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Sample storage conditions alter colonisation structures of arbuscular mycorrhizal fungi and, particularly, fine root endophyte

Orchard, S., Standish, R.J., Nicol, D., Dickie, I.A. and Ryan, M.H. (2017) Sample storage conditions alter colonisation structures of arbuscular mycorrhizal fungi and, particularly, fine root endophyte. Plant and Soil, 412 (1-2). pp. 35-42.

Link to Published Version: http://dx.doi.org/10.1007/s11104-016-2867-4
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Abstract

Background and Aims The structures of arbuscular mycorrhizal (AM) fungi (hyphae, arbuscules, vesicles, spores) are used to make inferences about fungal activity based on stored samples, yet the impact of storage method has not been quantified, despite known effects of temperature and host condition on AM fungal colonisation.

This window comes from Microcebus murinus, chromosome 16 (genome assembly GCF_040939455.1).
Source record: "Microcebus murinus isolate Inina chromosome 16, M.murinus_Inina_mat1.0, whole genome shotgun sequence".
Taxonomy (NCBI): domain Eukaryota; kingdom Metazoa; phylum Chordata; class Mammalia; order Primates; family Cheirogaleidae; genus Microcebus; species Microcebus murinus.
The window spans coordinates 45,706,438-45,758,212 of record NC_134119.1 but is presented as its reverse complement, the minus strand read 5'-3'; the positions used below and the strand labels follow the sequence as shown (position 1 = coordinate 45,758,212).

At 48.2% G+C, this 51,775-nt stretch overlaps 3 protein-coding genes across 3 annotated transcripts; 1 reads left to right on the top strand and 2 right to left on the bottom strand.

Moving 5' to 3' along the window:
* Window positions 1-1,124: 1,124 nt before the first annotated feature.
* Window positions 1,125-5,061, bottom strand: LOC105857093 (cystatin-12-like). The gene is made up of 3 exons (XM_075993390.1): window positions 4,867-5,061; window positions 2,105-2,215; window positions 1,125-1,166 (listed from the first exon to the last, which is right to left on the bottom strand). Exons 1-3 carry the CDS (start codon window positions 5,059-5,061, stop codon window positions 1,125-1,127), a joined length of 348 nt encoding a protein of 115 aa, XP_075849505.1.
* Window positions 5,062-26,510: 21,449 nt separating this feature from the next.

Methods We measured how four storage treatments (cool or ambient conditions, with and without plant shoots attached, i.e. n = four treatment combinations) affected AM fungal colonisation of subterranean clover (Trifolium subterraneum L.) after 0, 2, 6 and 10 days of storage. Roots were assessed for colonisation of fine root endophyte and coarse AM fungi.

Results For coarse AM fungi, total colonisation was unaffected, but arbuscules were reduced at Day 6 and increased again by Day 10, except Ambient-Minus-Shoots. There was a loss of vesicles in all treatments at Day 2, and an increase in spore number at Day 6 within Cool-Plus-Shoots. In contrast, for fine root endophyte, total colonisation was greatly reduced at Day 6 but increased again at Day 10, in all except the Cool-Plus-Shoots treatment.

Conclusions Our data demonstrate that AM fungal activity is not suspended in commonly used plant storage conditions. Storage method and time impacted AM fungal colonisation, particularly for fine root endophyte. We recommend samples are processed within 2 days of harvest.

Publication Type: Journal Article
Murdoch Affiliation: School of Veterinary and Life Sciences
Publisher: Kluwer Academic Publishers
Copyright: © 2017 Springer International Publishing AG.
URI: http://researchrepository.murdoch.edu.au/id/eprint/36612
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